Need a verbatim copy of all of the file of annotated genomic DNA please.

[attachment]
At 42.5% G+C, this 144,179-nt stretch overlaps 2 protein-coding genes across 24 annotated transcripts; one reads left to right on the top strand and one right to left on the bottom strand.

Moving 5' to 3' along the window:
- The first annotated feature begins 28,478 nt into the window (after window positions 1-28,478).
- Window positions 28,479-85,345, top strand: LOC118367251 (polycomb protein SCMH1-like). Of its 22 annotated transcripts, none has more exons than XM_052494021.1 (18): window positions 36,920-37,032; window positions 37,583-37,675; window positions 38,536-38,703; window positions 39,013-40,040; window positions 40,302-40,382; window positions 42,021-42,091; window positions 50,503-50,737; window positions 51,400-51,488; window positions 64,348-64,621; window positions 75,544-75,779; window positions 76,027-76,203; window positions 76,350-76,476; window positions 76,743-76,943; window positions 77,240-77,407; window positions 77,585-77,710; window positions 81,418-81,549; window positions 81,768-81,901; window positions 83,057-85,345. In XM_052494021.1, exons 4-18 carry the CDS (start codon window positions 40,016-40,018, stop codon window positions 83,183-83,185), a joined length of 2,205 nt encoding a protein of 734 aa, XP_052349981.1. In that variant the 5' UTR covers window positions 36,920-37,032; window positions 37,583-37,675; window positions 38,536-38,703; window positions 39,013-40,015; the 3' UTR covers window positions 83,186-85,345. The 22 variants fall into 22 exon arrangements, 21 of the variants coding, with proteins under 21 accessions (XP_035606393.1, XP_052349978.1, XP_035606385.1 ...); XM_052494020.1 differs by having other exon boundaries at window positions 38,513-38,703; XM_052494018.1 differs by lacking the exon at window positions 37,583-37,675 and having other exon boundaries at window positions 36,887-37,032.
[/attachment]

At 42.5% G+C, this 144,179-nt stretch overlaps 2 protein-coding genes across 24 annotated transcripts; one reads left to right on the top strand and one right to left on the bottom strand.

Moving 5' to 3' along the window:
- The first annotated feature begins 28,478 nt into the window (after window positions 1-28,478).
- Window positions 28,479-85,345, top strand: LOC118367251 (polycomb protein SCMH1-like). Of its 22 annotated transcripts, none has more exons than XM_052494021.1 (18): window positions 36,920-37,032; window positions 37,583-37,675; window positions 38,536-38,703; window positions 39,013-40,040; window positions 40,302-40,382; window positions 42,021-42,091; window positions 50,503-50,737; window positions 51,400-51,488; window positions 64,348-64,621; window positions 75,544-75,779; window positions 76,027-76,203; window positions 76,350-76,476; window positions 76,743-76,943; window positions 77,240-77,407; window positions 77,585-77,710; window positions 81,418-81,549; window positions 81,768-81,901; window positions 83,057-85,345. In XM_052494021.1, exons 4-18 carry the CDS (start codon window positions 40,016-40,018, stop codon window positions 83,183-83,185), a joined length of 2,205 nt encoding a protein of 734 aa, XP_052349981.1. In that variant the 5' UTR covers window positions 36,920-37,032; window positions 37,583-37,675; window positions 38,536-38,703; window positions 39,013-40,015; the 3' UTR covers window positions 83,186-85,345. The 22 variants fall into 22 exon arrangements, 21 of the variants coding, with proteins under 21 accessions (XP_035606393.1, XP_052349978.1, XP_035606385.1 ...); XM_052494020.1 differs by having other exon boundaries at window positions 38,513-38,703; XM_052494018.1 differs by lacking the exon at window positions 37,583-37,675 and having other exon boundaries at window positions 36,887-37,032.